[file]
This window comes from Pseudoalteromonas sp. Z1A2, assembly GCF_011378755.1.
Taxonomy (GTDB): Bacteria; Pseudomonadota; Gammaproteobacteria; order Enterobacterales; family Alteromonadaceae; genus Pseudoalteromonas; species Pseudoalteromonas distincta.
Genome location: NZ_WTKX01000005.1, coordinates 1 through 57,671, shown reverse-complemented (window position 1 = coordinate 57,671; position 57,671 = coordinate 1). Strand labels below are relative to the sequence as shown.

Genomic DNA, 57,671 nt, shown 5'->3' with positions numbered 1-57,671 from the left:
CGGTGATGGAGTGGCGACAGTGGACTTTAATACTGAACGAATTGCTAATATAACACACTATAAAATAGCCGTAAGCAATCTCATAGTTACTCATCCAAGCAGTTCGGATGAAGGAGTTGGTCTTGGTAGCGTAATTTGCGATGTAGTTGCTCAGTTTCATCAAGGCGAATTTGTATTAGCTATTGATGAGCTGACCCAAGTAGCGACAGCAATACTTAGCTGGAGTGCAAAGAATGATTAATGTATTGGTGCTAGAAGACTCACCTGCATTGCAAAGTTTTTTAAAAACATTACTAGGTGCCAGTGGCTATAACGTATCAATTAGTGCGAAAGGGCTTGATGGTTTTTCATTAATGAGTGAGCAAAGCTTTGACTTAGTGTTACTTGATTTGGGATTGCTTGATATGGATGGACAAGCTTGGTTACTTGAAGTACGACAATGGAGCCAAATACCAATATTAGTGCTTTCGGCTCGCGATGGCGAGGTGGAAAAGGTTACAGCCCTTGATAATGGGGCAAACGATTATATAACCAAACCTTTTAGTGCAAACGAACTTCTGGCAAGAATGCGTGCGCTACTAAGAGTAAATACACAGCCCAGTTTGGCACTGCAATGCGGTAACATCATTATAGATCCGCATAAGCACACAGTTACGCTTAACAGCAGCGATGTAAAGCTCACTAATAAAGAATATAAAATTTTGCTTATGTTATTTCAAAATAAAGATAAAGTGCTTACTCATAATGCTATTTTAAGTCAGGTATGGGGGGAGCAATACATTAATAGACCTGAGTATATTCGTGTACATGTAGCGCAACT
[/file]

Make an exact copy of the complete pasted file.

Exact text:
This window comes from Pseudoalteromonas sp. Z1A2, assembly GCF_011378755.1.
Taxonomy (GTDB): Bacteria; Pseudomonadota; Gammaproteobacteria; order Enterobacterales; family Alteromonadaceae; genus Pseudoalteromonas; species Pseudoalteromonas distincta.
Genome location: NZ_WTKX01000005.1, coordinates 1 through 57,671, shown reverse-complemented (window position 1 = coordinate 57,671; position 57,671 = coordinate 1). Strand labels below are relative to the sequence as shown.

Genomic DNA, 57,671 nt, shown 5'->3' with positions numbered 1-57,671 from the left:
CGGTGATGGAGTGGCGACAGTGGACTTTAATACTGAACGAATTGCTAATATAACACACTATAAAATAGCCGTAAGCAATCTCATAGTTACTCATCCAAGCAGTTCGGATGAAGGAGTTGGTCTTGGTAGCGTAATTTGCGATGTAGTTGCTCAGTTTCATCAAGGCGAATTTGTATTAGCTATTGATGAGCTGACCCAAGTAGCGACAGCAATACTTAGCTGGAGTGCAAAGAATGATTAATGTATTGGTGCTAGAAGACTCACCTGCATTGCAAAGTTTTTTAAAAACATTACTAGGTGCCAGTGGCTATAACGTATCAATTAGTGCGAAAGGGCTTGATGGTTTTTCATTAATGAGTGAGCAAAGCTTTGACTTAGTGTTACTTGATTTGGGATTGCTTGATATGGATGGACAAGCTTGGTTACTTGAAGTACGACAATGGAGCCAAATACCAATATTAGTGCTTTCGGCTCGCGATGGCGAGGTGGAAAAGGTTACAGCCCTTGATAATGGGGCAAACGATTATATAACCAAACCTTTTAGTGCAAACGAACTTCTGGCAAGAATGCGTGCGCTACTAAGAGTAAATACACAGCCCAGTTTGGCACTGCAATGCGGTAACATCATTATAGATCCGCATAAGCACACAGTTACGCTTAACAGCAGCGATGTAAAGCTCACTAATAAAGAATATAAAATTTTGCTTATGTTATTTCAAAATAAAGATAAAGTGCTTACTCATAATGCTATTTTAAGTCAGGTATGGGGGGAGCAATACATTAATAGACCTGAGTATATTCGTGTACATGTAGCGCAACT